King David, the heart of SA fashion
No fashion designer has redefined the modern South African wardrobe like David Tlale - call him Mzansi's very own Karl Lagerfeld.
Whether it's through his dreamy couture line, elegant ready-to-wear collection, gender-bending menswear or showcasing at New York Fashion Week, Tlale has helped SA find its fashion DNA.
Walking into his luxurious Joburg atelier it's everything that I had imagined it would be - opulent glamour.
I'm first greeted by a gold embellished throne fit for the fashion king that he is.
"[In] 25 years of freedom we have seen the fashion industry evolve. I have seen fashion evolve from just being a craft and gift to being a business," Tlale observes. "Within these 25 years I have 17 years of establishing my brand in SA.
"As a designer among others such as Thula Sindi, Laduma Ngxokolo and House of Ole, we see how we have transformed from just young designers at fashion school, then coming to fashion week and becoming brands that are established in SA."
Top of the list on the big names that influenced fashion in the early days of democracy, Tlale pays homage to Nandipha Madikiza, renowned for her African wedding gowns.
Then there is Sonwabile Ndamase, celebrated for Nelson Mandela's iconic shirts. Other honourable mentions include Nkhensani Nkosi's Stoned Cherrie as well as Sun Goddess by Thando and Vanya Mangaliso.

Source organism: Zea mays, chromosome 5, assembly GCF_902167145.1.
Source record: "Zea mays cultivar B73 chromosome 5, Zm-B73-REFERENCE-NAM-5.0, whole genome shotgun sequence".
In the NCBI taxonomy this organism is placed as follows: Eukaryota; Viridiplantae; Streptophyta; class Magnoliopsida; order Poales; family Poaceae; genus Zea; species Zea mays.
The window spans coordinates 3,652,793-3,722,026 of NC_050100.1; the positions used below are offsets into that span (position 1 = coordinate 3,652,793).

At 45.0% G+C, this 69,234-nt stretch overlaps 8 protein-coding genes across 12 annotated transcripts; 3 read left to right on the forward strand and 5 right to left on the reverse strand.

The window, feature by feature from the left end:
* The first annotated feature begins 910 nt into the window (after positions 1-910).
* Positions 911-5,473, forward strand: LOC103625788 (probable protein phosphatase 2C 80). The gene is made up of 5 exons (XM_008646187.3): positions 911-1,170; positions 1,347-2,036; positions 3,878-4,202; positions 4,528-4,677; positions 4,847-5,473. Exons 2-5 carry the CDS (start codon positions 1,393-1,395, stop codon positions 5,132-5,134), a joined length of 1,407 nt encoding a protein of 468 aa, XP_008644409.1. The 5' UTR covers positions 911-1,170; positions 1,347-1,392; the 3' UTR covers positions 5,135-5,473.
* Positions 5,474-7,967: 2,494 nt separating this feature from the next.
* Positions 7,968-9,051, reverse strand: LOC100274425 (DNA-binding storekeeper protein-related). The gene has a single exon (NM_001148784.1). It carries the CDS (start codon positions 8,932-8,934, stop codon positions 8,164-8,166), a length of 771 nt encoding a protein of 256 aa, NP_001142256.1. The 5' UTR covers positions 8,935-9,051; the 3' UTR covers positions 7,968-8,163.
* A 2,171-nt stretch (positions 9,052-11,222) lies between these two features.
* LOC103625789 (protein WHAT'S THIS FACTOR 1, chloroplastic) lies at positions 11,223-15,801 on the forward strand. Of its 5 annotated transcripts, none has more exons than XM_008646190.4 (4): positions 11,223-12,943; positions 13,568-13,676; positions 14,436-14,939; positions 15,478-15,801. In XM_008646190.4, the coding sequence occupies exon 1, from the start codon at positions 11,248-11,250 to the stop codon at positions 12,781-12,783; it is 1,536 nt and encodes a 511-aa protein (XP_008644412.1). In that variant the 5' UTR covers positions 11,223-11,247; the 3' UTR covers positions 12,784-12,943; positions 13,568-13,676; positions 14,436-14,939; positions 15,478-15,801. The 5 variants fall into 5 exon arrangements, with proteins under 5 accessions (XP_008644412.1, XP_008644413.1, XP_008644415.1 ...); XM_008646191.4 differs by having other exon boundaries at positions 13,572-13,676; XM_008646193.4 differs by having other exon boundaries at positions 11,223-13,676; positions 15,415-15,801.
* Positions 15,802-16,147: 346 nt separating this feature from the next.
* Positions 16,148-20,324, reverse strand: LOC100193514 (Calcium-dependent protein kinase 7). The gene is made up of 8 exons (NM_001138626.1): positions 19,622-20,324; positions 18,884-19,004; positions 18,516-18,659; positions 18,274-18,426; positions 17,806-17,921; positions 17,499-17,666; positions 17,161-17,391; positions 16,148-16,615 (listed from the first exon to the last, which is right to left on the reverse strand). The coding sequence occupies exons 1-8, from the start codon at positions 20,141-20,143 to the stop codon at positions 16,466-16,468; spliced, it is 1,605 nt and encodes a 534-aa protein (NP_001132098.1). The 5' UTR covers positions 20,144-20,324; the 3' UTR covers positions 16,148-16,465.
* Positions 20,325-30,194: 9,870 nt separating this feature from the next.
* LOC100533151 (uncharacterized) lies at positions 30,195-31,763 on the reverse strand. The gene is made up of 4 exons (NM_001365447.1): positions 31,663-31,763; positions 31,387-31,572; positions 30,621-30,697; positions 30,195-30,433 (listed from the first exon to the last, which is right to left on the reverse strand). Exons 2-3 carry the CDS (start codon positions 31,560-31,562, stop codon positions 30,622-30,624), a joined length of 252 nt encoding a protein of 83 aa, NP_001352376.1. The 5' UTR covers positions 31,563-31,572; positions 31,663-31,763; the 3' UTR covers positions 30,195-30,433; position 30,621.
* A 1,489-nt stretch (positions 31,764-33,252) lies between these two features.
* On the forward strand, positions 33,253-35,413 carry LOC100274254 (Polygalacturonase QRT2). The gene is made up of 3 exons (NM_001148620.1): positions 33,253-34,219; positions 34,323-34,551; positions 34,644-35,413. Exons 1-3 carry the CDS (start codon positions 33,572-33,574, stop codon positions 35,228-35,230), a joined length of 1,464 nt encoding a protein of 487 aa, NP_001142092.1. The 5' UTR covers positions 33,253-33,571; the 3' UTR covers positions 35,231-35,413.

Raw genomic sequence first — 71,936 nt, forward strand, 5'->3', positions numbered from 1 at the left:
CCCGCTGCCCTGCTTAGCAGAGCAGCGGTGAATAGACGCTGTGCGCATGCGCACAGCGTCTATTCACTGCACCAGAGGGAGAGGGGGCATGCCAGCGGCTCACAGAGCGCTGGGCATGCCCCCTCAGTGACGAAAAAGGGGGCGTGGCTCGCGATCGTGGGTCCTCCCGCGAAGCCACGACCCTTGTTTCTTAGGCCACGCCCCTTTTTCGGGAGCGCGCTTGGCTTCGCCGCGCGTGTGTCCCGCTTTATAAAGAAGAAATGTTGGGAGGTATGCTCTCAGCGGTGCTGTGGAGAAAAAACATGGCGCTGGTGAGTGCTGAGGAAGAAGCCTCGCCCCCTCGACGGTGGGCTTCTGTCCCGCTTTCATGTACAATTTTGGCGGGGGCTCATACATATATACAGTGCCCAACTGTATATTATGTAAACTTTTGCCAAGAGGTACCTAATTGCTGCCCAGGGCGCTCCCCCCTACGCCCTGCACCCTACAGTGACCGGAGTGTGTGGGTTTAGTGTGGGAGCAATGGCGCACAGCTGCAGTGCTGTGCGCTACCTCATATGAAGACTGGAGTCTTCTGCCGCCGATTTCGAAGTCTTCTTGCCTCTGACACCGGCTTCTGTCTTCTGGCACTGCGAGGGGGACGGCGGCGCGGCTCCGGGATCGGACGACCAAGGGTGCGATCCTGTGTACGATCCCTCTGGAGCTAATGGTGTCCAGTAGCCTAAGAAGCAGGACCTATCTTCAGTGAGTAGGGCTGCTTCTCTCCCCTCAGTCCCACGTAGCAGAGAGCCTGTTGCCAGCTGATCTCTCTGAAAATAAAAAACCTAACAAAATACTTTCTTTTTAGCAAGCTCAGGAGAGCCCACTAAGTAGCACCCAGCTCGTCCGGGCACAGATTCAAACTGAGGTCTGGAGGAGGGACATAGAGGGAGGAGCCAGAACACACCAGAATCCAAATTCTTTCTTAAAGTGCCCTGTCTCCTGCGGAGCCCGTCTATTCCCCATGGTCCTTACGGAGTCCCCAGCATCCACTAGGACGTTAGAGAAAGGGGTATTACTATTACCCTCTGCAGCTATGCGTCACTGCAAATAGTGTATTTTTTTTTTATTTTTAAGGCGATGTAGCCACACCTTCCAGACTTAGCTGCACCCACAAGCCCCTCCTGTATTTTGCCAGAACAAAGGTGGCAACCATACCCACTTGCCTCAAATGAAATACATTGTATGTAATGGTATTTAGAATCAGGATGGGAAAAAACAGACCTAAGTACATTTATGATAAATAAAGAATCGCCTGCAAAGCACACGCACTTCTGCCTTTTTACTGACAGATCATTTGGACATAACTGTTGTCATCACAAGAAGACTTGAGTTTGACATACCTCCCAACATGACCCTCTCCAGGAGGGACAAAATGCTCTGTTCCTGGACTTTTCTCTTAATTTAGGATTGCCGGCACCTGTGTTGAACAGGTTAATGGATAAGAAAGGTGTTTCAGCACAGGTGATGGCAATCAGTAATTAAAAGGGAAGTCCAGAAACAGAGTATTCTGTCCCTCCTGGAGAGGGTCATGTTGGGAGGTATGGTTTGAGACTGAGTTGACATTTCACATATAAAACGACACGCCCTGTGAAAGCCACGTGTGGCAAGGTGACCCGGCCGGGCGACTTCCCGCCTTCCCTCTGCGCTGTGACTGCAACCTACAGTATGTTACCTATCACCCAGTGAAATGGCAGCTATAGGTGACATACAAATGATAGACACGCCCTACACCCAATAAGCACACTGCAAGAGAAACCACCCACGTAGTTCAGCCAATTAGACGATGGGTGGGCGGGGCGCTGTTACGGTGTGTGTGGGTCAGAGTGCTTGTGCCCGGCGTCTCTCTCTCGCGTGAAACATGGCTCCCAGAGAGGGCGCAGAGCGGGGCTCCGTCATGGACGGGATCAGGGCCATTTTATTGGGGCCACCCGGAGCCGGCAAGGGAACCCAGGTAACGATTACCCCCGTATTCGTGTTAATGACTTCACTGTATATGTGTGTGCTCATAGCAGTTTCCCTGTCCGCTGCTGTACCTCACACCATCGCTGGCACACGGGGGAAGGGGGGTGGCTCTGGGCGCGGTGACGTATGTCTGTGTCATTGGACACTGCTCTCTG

For Tlale the most difficult thing has been making a transition from being a creative to a business. But he has no regrets.
"With all our drama throughout the journey it has been fantastic because we see that we are growing. We have plateaued, went up and down, but we are still standing.
"I have realised that being David Tlale the brand I carry my country on my shoulders everywhere I go."
As far as the biggest style icon of our time, Tlale says Winnie Madikizela-Mandela will always stand out above the rest.
"She is the one person that I know defined South African fashion and Africanism.
"Being proudly black - without holding back, with no compromise - her fashion and her character in everything has impacted generations... That is an icon."
In re-rewriting sartorial rules, we have seen more fashion freedom, from gender-neutral clothing to body positivity.
"There is nothing new there. It is just that when we started it was just there. It was hush-hush and not communicated," he points out.
"It was an underground lifestyle and movement. Come democracy and liberation we then had a voice. 'This is how we portray ourselves as human beings - not just as artists or fashionistas'.
Just like in the global market, locally while women mostly consume fashion the men still run the show. But why do so many male designers hold top positions in fashion?
"As a male designer I understand what women want and how they should look. We design to adorn a woman's body and we do it without holding back," he shares. "Some of the female designers, not all of them, they became conservative - [saying] that 'I will never wear this'. As a man designing for women it's like 'bring me the drama and sexy'."
A new crop of edgy local designers such as Rich Mnisi and Thebe Magugu are writing fashion's exciting new chapter.
"These are the rising stars of the continent. They have a very different approach of what fashion stands for and their signature," Tlale notes. "They are thriving and it's great to see new designers tapping into different markets."
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